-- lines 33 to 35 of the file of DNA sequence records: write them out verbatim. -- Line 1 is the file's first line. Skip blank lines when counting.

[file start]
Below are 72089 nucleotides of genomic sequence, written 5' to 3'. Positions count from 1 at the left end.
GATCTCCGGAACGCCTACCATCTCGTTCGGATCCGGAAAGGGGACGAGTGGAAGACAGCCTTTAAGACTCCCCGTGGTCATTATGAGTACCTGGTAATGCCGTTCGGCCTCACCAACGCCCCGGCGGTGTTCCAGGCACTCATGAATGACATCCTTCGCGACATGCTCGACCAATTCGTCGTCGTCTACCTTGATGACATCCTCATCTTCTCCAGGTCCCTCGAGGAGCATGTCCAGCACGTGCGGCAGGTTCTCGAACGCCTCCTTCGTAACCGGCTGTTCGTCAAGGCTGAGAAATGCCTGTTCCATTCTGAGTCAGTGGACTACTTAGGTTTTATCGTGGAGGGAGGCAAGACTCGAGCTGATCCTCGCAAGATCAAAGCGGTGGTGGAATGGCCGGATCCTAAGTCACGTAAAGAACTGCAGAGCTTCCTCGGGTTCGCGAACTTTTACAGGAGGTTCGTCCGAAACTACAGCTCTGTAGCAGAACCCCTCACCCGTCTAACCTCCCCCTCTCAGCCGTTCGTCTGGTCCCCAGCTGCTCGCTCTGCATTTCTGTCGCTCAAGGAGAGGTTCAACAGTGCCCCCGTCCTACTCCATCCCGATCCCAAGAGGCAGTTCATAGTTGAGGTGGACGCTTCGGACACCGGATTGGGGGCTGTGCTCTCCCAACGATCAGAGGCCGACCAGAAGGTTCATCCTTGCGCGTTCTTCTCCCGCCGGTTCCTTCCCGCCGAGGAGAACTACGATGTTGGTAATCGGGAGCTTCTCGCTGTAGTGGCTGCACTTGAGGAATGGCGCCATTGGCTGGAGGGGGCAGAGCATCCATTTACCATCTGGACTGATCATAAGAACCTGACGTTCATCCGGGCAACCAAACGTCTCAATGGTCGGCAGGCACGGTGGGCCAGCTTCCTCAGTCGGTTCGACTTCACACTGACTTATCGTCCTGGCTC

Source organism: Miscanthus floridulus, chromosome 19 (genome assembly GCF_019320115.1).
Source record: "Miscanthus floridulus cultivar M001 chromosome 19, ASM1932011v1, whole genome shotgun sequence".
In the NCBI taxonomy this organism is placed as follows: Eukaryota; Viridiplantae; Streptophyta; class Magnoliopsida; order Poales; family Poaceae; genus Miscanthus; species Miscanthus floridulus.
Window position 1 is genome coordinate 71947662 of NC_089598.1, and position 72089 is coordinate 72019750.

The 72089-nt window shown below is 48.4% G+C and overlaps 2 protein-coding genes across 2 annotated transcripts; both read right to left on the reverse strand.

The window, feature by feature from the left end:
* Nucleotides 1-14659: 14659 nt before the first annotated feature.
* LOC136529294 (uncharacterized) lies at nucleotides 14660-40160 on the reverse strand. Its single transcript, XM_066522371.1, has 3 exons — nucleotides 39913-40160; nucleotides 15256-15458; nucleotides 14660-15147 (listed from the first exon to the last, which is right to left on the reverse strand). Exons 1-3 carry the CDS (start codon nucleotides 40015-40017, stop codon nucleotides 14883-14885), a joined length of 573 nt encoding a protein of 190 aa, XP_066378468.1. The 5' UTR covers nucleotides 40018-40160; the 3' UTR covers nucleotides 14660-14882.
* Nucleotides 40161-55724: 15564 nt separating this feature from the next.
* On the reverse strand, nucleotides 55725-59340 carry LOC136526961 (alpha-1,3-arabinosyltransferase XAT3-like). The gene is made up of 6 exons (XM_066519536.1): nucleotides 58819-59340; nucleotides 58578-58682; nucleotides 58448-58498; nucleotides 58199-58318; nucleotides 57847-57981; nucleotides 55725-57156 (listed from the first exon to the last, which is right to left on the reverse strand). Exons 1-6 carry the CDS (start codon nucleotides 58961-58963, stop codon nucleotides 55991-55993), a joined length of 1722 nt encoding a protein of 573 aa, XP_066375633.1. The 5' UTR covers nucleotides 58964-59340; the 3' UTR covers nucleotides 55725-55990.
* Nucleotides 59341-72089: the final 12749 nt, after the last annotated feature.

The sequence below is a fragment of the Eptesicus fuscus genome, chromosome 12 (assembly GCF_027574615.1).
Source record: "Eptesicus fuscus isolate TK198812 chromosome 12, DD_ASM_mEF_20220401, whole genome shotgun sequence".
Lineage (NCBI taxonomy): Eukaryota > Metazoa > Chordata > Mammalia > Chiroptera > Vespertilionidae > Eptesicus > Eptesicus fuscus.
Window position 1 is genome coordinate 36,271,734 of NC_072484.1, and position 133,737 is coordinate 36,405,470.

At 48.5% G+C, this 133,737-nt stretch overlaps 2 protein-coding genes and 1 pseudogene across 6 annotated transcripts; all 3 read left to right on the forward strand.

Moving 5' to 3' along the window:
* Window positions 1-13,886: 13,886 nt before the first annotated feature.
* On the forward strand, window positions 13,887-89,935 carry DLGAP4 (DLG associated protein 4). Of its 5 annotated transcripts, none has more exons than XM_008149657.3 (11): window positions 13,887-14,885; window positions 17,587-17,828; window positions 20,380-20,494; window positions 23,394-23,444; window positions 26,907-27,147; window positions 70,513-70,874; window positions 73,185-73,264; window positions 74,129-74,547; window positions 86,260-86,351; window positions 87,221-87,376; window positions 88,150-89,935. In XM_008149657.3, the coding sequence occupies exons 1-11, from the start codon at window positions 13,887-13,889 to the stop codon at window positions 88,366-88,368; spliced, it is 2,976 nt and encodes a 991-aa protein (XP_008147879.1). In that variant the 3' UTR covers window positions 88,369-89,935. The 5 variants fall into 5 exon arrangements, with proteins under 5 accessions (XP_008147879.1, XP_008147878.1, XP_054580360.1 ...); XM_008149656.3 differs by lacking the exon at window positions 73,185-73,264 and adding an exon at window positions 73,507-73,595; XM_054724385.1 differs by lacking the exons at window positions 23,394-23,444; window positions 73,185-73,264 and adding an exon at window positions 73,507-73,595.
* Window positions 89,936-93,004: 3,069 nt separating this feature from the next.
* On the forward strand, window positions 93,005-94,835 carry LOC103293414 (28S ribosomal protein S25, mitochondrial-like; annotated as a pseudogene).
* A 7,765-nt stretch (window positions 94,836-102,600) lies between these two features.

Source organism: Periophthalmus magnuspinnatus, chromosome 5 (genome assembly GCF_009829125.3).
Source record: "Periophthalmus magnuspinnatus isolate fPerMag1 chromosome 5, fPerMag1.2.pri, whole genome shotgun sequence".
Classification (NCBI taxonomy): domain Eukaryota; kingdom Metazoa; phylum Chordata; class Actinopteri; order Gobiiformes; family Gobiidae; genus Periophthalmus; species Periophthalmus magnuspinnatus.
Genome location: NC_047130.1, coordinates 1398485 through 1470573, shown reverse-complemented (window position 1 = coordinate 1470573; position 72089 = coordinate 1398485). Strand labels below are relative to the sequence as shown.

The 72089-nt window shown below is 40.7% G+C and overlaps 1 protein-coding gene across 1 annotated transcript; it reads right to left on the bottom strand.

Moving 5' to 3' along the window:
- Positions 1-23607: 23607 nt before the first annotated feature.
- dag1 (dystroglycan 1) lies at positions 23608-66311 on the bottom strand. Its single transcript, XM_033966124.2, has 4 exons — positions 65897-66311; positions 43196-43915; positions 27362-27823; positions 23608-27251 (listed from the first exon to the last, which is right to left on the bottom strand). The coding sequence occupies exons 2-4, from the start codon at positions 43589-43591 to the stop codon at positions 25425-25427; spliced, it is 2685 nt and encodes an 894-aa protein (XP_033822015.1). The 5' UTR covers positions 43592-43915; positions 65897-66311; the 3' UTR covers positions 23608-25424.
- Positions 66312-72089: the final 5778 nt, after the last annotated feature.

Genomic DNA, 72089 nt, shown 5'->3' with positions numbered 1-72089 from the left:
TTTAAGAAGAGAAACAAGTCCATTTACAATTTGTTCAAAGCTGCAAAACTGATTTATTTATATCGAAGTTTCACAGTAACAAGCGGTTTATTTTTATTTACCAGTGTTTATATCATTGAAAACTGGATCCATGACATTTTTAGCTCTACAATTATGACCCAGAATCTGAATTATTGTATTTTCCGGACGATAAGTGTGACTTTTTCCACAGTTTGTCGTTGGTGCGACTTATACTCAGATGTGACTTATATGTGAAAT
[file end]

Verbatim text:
- Positions 66312-72089: the final 5778 nt, after the last annotated feature.

Genomic DNA, 72089 nt, shown 5'->3' with positions numbered 1-72089 from the left:
TTTAAGAAGAGAAACAAGTCCATTTACAATTTGTTCAAAGCTGCAAAACTGATTTATTTATATCGAAGTTTCACAGTAACAAGCGGTTTATTTTTATTTACCAGTGTTTATATCATTGAAAACTGGATCCATGACATTTTTAGCTCTACAATTATGACCCAGAATCTGAATTATTGTATTTTCCGGACGATAAGTGTGACTTTTTCCACAGTTTGTCGTTGGTGCGACTTATACTCAGATGTGACTTATATGTGAAAT